Those aren’t my words. They were spoken by John D. Rockefeller who, if memory serves, knew a little bit about business. And, although I’m not a fan of billionaires past or present, I do find profound wisdom in JRock’s words. You see, I’ve started, and conducted, business with friends and it’s almost always gone south.
While Ed and I were friends when we started Peppercom, it was a business friendship that had been forged through the ‘Romper Room’ days of Earle Palmer Brown and the Kremlin-like autocracy of Brouillard. Just like some of the case studies mentioned in Malcolm Gladwell’s amazing book, ‘The Outliers.’ Ed and I had probably already logged some 10,000 hours of working together before we ever hung up the Peppercom shingle. We may have been nascent entrepreneurs, but we were tried and tested public relations executives.
Compare that example with the several times my friend, Tommy, and I have tried to help each other out in business. Thos, as he is also known, reached out to me first, hiring my firm to do some corporate ID/branding assignments for the credit union he was running at the time. It started out well enough, but soon I was receiving some rather unpleasant calls from Le Poer (another one of Tommy’s monikers) questioning an invoice. The situation quickly escalated and we agreed to disengage. Now, fast forward to a time when I was able to reciprocate. It occurred when Ed and I started our very own dotcom firm, called PartnershipCentral. This was at the height of dotcom mania and, like everyone else, we figured we’d be multimillionaires within a few months. So, Ed spun out of Peppercom to run P’Central and hired 26 souls to staff it (a ragtag bunch if ever there was one, BTW). TLP (yet another one of Tommy’s aliases) was one of the few, decent employees we hired. If memory serves, he headed up research. But, when the dotcom bubble burst, guess who had to be laid off along with 25 other luckless people? Tommy. And, while it didn’t damage our friendship, it certainly didn’t help either.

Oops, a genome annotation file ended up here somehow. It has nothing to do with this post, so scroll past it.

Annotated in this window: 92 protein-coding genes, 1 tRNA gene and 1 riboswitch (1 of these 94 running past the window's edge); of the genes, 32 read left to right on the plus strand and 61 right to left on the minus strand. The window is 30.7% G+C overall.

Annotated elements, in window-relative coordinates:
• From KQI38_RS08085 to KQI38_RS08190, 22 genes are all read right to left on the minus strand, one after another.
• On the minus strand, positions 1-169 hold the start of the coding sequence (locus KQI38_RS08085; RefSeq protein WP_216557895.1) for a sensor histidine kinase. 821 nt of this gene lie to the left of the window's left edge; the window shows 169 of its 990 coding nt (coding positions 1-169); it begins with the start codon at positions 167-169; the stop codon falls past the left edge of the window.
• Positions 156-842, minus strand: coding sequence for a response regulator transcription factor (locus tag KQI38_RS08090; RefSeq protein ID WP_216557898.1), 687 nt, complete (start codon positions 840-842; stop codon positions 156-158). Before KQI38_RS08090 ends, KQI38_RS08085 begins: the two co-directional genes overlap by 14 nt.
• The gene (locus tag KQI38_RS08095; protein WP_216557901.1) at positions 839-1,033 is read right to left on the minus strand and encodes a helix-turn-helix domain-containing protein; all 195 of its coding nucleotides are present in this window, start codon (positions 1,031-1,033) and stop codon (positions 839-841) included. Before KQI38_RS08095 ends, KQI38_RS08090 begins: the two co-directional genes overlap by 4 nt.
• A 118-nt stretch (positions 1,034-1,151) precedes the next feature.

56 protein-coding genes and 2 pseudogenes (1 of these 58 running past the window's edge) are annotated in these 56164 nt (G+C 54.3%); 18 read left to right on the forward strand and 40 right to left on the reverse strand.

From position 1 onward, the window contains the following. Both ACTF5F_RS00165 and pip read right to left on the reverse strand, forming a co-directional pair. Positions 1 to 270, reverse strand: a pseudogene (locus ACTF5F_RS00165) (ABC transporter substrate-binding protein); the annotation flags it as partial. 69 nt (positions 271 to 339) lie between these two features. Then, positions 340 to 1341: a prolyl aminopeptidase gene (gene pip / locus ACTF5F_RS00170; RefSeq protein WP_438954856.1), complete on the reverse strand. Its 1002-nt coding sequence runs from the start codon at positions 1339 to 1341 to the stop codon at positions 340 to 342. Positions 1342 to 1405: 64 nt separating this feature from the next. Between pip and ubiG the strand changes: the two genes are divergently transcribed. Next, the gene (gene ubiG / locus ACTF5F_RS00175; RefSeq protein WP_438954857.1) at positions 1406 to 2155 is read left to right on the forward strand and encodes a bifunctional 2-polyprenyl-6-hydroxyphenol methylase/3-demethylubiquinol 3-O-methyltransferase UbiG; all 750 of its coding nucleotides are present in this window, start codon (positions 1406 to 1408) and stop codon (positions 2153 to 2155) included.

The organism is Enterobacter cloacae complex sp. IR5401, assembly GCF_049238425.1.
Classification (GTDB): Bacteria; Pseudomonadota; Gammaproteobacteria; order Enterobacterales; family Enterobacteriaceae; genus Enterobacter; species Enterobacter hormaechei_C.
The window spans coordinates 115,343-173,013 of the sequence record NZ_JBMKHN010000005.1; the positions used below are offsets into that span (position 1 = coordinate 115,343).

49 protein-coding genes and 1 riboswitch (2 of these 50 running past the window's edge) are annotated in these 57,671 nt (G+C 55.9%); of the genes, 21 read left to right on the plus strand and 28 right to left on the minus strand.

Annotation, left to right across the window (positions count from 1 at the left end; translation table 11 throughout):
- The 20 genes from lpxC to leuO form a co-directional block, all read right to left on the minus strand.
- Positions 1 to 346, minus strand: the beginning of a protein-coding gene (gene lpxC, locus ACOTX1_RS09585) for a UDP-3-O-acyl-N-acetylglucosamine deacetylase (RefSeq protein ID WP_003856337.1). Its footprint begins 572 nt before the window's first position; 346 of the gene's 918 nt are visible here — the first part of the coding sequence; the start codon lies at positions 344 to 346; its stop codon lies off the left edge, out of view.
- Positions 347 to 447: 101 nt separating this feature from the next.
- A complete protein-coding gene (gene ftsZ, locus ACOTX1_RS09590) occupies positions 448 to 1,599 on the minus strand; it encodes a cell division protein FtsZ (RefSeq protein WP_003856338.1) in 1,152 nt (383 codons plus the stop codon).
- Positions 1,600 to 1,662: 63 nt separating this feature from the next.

I’ve also crossed the line with Dave Mandell, a good friend from long ago who resurfaced to hire us. Having Dave as a client, no matter how well he treated us, nonetheless put a strain on a friendship that, happily, remains very strong.
Ed’s done work with more ‘friends’ than me. In fact, his extended network of friends and contacts has become affectionately known as The Moed Mafia within Peppercom. It’s been the source of some great new business (as well as some totally bizarre dead ends). But, I’ll leave it to him to comment on whether mixing business and friendship works. I don’t think it does.
That said, I sincerely appreciate new business and prospective employee leads that come from my friends. But, I’ve learned enough to know by now that I’ll never cross the line again. JRock’s words are spot on: a friendship founded on business is better than a business founded on friendship.